8-10 By an act of faith, Abraham said yes to God’s call to travel to an unknown place that would become his home. When he left he had no idea where he was going. By an act of faith he lived in the country promised him, lived as a stranger camping in tents. Isaac and Jacob did the same, living under the same promise. Abraham did it by keeping his eye on an unseen city with real, eternal foundations—the City designed and built by God.
11-12 By faith, barren Sarah was able to become pregnant, old woman as she was at the time, because she believed the One who made a promise would do what he said. That’s how it happened that from one man’s dead and shriveled loins there are now people numbering into the millions.
13-16 Each one of these people of faith died not yet having in hand what was promised, but still believing. How did they do it? They saw it way off in the distance, waved their greeting, and accepted the fact that they were transients in this world. People who live this way make it plain that they are looking for their true home. If they were homesick for the old country, they could have gone back any time they wanted. But they were after a far better country than that—heaven country. You can see why God is so proud of them, and has a City waiting for them.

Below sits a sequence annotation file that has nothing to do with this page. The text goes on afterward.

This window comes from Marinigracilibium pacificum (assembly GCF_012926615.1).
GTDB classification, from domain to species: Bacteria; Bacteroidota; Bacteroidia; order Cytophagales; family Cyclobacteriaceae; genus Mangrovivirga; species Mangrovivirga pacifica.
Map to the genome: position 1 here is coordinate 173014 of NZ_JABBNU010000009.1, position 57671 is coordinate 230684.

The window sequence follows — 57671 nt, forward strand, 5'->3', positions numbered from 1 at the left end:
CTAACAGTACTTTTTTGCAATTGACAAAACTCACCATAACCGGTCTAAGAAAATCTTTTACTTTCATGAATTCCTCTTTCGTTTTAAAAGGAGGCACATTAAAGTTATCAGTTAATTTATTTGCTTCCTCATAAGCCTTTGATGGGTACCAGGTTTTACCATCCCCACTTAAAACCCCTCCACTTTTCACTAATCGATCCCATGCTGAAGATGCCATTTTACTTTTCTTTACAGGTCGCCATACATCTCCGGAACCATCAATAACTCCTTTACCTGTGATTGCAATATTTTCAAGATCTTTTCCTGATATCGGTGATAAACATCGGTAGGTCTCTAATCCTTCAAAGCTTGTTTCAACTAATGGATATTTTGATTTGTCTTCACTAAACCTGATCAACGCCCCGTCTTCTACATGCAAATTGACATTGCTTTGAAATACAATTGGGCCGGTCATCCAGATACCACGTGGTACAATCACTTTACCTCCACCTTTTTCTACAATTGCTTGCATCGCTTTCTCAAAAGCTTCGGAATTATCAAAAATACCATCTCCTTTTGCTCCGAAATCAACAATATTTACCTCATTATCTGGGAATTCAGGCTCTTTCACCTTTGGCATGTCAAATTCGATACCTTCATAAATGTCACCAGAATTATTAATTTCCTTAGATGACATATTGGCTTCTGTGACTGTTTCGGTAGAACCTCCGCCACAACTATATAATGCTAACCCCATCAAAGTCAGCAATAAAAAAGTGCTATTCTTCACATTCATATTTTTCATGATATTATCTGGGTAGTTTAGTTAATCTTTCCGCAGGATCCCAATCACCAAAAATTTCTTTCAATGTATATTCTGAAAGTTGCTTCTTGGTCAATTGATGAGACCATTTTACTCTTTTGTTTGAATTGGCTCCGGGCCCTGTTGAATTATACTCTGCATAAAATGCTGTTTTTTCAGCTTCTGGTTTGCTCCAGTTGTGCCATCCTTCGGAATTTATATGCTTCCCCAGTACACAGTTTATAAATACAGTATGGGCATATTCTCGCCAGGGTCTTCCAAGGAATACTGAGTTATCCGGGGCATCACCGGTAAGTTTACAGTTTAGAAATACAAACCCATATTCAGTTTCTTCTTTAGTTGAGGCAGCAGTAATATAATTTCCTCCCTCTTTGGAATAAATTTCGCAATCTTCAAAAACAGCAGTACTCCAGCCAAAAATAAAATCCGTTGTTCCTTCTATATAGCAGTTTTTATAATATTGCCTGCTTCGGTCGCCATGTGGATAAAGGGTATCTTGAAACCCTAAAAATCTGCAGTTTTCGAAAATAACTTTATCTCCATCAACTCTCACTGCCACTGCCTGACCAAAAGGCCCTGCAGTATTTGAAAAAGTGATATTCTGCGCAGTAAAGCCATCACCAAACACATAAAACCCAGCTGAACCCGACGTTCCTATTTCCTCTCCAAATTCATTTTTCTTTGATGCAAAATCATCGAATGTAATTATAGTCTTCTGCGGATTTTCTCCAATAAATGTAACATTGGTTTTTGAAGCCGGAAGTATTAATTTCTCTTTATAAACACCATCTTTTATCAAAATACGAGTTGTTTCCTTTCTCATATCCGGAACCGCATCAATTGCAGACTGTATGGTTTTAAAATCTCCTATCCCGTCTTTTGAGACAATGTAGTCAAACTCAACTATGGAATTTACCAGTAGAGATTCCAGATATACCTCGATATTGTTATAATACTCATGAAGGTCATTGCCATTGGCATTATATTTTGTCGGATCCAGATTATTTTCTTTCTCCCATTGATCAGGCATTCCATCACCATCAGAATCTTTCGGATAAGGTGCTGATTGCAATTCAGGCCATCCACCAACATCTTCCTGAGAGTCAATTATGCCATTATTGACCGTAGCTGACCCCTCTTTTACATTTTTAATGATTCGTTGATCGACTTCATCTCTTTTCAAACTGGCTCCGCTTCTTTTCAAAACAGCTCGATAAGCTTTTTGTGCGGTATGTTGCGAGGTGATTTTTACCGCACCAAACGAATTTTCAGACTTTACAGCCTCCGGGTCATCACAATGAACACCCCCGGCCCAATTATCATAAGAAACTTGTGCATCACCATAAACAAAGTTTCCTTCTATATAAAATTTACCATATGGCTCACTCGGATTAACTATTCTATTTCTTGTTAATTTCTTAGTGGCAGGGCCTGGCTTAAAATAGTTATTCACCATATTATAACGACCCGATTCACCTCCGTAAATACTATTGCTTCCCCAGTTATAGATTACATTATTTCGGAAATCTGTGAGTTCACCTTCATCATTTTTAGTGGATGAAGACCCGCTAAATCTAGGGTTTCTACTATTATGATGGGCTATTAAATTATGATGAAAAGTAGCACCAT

- I bolded a few verses above because they are worth re-reading. Even when we don’t see wholeness; even when we’re broken; even when the relationship failed; even when it’s incredibly hard—we must believe that the future is bright. You must wave your joyful greeting and accept the fact that you are a stranger in this world. Misfit. Foreigner. Refugee. Beloved, you weren’t made to belong in this world. Once you accept this truth, you begin to rise above the chaos instead of trying to only survive in it.
17-19 By faith, Abraham, at the time of testing, offered Isaac back to God. Acting in faith, he was as ready to return the promised son, his only son, as he had been to receive him—and this after he had already been told, “Your descendants shall come from Isaac.” Abraham figured that if God wanted to, he could raise the dead. In a sense, that’s what happened when he received Isaac back, alive from off the altar.